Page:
One of two sewers bylaw changes that are expected to trickle down to building owners and managers is on tap for the New Year.
Toronto’s public works and infrastructure committee recently voted to adopt a proposed environmental code of practice for food service establishments. If it clears a final vote at City Council on Dec. 9, owners and operators of food service establishments will have to comply fully with the code starting Jan. 1, 2016.
The code applies to any commercial, institutional and industrial facilities where food is cooked, prepared or processed, such as a ground-floor coffee shop in an office tower or a university cafeteria. Its provisions are aimed at preventing fats, oils and greases (also known as FOGs) from entering sewers, where FOGs can cause blockages and back-ups when they cool and harden. Its provisions include specifications for the installation and maintenance of grease traps as well as kitchen best practices.
Joanne Di Caro, manager, Environmental Monitoring & Protection, Toronto Water, noted via email that the Ontario Building Code has required grease traps for more than 20 years and also refers to CSA Standard B481.4 for the maintenance of grease traps.
“Toronto’s code of practice is aligning the sewers bylaw with the current Ontario Building Code in regards to maintenance and going one step further by mandating external methods to prevent grease spills to the storm sewers,” said Di Caro.
The sewers bylaw empowers Toronto Water to inspect properties for compliance and order corrective measures. Reasons for a food service establishment inspection can include a blocked sewer, a public complaint or a referral from Toronto Public Health based on a DineSafe inspection.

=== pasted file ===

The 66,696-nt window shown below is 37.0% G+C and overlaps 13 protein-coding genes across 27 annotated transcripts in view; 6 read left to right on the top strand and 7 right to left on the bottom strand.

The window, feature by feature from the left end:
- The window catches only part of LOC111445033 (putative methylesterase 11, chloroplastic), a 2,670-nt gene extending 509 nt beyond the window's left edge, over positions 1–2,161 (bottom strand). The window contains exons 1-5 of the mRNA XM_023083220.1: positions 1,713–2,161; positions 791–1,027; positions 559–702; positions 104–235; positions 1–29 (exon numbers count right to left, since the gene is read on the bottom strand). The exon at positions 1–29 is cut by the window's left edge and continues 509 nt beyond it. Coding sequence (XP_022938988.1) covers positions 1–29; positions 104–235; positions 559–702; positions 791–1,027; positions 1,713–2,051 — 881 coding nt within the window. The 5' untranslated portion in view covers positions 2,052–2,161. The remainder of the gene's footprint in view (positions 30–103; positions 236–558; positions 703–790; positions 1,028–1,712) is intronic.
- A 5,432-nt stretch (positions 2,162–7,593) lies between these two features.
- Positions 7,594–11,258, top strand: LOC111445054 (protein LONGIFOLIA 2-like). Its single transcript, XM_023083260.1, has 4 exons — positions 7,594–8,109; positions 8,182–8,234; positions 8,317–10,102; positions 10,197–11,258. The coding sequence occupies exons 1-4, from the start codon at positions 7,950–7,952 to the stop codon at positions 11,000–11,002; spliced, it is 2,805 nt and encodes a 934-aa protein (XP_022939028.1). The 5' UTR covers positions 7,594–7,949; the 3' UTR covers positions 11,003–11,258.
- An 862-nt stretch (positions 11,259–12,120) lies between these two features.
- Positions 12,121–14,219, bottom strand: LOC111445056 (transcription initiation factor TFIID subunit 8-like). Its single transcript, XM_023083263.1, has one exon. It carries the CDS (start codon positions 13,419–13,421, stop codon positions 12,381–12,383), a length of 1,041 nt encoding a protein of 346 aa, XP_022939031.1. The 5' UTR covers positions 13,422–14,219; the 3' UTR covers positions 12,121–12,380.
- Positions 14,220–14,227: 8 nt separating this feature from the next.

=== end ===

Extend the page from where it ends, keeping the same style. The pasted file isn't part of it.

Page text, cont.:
Between 2009 and 2013, Toronto Public Health referred nearly 5,000 cases of a facility lacking or improperly maintaining a grease trap to Toronto Water’s Environmental Monitoring & Protection bylaw officers. Subsequent enforcement led to the issuing of 2,000 notices of violation.
The sewers bylaw also allows the City to charge back premises that damage municipal sewers for the cost of repairs. A conviction under the sewers bylaw carries a fine of up to $75,000 for an individual and up to $100,000 for a corporation.
“Property owners are responsible for wastewater discharging from their property, including wastewater generated by a tenant. The tenant is responsible for operating and maintaining the grease interceptor,” said Di Caro. “Depending on the case, the tenant could be solely charged or both the tenant and property owner could face enforcement.”
Toronto Water will be looking to building owners and managers as key allies in spreading awareness of new and existing requirements as it prepares to roll out the environmental code of practice for food service establishments. In its report to the public works and infrastructure committee, the city department indicated plans to provide training sessions to BOMA Toronto members.
Toronto Water has asked for more time to study another sewers bylaw change that could trickle down to building owners and managers. City staff intends to continue consultations on a proposed environmental code of practice for mobile washing operations such as graffiti removal and parking garage cleaning and report back in 2017.
Michelle Ervin is the editor of Canadian Facility Management & Design.